Bark & Co is the handiwork of Matt Meeker, Henrik Werdelin and Carly Strife. Brought together by their love of all things canine, these three launched Bark & Co’s first product, BarkBox, with little thought as to how popular it was going to be. BarkBox is a subscription e-commerce and content company for dog-lovers. As BarkBox grew, so did their understanding of the loyal dog parents that loved their monthly box of goodies. The success of the box led to the creation of Bark & Co, a company that is dedicated to building products that foster the health and happiness of dogs everywhere.
The three BarkBoxes that arrived at the office — for small, medium, and large dogs — featured a collection called "BarkBeard's Treasure," and it's exactly what you think: the cutest box of pirate-inspired toys and treats. And just in case you aren't sure what everything is about, there's a card that explains the month's theme with puns and wordplay, like "barkaneers," "ruff seas," "poop deck," and more. Honestly, I think I was more excited than our office dogs to explore what each BarkBox had to offer!
Emmy dislikes: All the toys were stuffed, which means I knew they'd be dead meat within hours. BUT thats not Barkbox's fault, it's mine — I didn't realize that you can upgrade to a "heavy chewer" box with toys of varying durability for free, or step it up a notch and order a "super chewer" version of the Barkbox for an additional $8–$10 a month, depending on your subscription plan, with extra-durable toys that have been tested on freakin' WOLVES. Regardless, I don't mind giving Tico stuffed toys every so often, because he has a lot of seemingly satisfying fun entertaining himself by pulling them apart, and he's not the kind of dog who eats non-edible things (thank god).

The food-dispensing OurPets IQ Treat ball has been a favorite in our home for years and keeps our dog Pinky (pit mix, 60 pounds, 9 years) mentally and physically active as well as entertained for a half hour or more at a time. To get kibble or treats out, she has to roll the ball or pick it up in her mouth and throw it. We can easily adjust the opening of the interior compartment to dispense less readily if she’s up for the challenge (or go in the other direction if she’s not). She loves this toy so much, she prefers eating her meals from it rather than from her bowl. This ball is also one of the longest-lasting dog toys we’ve owned; it gets a beating but has stood up to more than four years of near-daily use.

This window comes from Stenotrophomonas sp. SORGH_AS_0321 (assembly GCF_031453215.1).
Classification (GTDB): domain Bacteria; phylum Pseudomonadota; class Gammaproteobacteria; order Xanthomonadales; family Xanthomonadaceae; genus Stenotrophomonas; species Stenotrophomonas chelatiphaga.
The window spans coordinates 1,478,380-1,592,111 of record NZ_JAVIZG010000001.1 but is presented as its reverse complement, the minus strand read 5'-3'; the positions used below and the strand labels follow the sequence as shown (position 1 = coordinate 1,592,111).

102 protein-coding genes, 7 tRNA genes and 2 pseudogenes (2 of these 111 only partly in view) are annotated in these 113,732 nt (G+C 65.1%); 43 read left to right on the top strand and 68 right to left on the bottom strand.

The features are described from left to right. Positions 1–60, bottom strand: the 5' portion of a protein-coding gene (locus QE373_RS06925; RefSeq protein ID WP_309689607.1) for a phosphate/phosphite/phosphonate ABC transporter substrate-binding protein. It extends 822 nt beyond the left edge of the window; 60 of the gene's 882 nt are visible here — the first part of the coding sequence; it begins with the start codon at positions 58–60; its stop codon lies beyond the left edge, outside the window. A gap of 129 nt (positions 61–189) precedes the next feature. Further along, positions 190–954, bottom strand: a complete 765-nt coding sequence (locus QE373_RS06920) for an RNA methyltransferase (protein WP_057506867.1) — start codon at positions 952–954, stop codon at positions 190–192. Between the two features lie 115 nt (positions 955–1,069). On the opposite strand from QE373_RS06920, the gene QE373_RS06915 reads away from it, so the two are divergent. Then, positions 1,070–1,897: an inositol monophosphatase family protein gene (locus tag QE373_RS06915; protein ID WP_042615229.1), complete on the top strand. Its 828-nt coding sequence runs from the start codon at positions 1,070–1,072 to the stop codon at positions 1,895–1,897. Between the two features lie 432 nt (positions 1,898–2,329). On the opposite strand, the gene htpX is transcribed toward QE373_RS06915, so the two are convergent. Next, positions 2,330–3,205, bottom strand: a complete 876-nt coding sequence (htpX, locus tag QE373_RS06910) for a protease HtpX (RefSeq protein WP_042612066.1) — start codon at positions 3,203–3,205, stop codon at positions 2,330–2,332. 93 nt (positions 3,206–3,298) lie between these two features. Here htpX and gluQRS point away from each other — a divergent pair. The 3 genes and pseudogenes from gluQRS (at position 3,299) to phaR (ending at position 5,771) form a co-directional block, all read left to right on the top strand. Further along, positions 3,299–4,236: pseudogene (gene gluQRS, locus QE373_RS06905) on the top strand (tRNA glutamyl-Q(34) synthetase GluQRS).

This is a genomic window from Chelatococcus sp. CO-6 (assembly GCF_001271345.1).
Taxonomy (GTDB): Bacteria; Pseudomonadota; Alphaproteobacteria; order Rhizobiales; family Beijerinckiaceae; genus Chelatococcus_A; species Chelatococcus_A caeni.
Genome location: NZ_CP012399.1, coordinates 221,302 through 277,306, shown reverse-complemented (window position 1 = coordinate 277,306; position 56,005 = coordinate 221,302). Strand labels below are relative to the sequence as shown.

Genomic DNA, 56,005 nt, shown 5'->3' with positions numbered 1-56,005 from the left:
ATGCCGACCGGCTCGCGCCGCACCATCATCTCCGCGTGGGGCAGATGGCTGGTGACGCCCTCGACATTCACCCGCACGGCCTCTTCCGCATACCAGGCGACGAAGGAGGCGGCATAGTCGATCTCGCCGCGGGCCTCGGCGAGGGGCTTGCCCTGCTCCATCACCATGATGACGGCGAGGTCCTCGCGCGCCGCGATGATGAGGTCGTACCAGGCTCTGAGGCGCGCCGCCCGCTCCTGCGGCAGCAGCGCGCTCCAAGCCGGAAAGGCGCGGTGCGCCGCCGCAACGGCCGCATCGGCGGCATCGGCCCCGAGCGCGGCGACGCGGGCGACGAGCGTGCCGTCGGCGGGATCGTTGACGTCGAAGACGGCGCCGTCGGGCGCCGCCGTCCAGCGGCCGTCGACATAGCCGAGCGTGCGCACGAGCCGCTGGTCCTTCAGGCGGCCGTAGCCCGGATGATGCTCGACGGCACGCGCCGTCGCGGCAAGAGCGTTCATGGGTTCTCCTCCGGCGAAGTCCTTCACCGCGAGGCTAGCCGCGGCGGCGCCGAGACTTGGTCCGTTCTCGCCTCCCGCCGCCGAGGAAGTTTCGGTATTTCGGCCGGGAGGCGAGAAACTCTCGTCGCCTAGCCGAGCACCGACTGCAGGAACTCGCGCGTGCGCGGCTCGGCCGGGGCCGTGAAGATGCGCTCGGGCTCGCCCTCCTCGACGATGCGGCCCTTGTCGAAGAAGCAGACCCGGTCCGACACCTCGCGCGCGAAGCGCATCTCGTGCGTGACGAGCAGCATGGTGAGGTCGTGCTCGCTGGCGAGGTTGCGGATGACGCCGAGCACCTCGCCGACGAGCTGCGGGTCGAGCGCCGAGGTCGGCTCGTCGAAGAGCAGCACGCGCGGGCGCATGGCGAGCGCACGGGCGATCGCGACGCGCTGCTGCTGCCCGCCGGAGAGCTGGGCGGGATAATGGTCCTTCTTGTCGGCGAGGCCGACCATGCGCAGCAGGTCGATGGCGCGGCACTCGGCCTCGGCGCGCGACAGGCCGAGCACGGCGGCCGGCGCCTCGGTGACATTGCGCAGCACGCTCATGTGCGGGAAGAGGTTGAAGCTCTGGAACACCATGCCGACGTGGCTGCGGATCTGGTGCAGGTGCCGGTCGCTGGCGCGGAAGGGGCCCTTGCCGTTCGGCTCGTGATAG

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I ordered BarkBox because l saw the commercial and thought it'd be great for my dog. When l placed my first order, l was told l would receive the package between July 18-July 22. The package didn't come so l contacted them Sunday night. I was then told by email because when you call the number, the representatives are always away, that they were sorry and l would receive the package no later than Tuesday, July 24.
Within the next few years, 3.6 billion people will use messaging apps—that’s about about half of humanity. It’s hardly a surprise that brands are scrambling to gain a toehold on these popular channels. Both Facebook and Twitter have seen the demand and they’ve recently created tools to help businesses interact with their customers more effectively over their respective apps.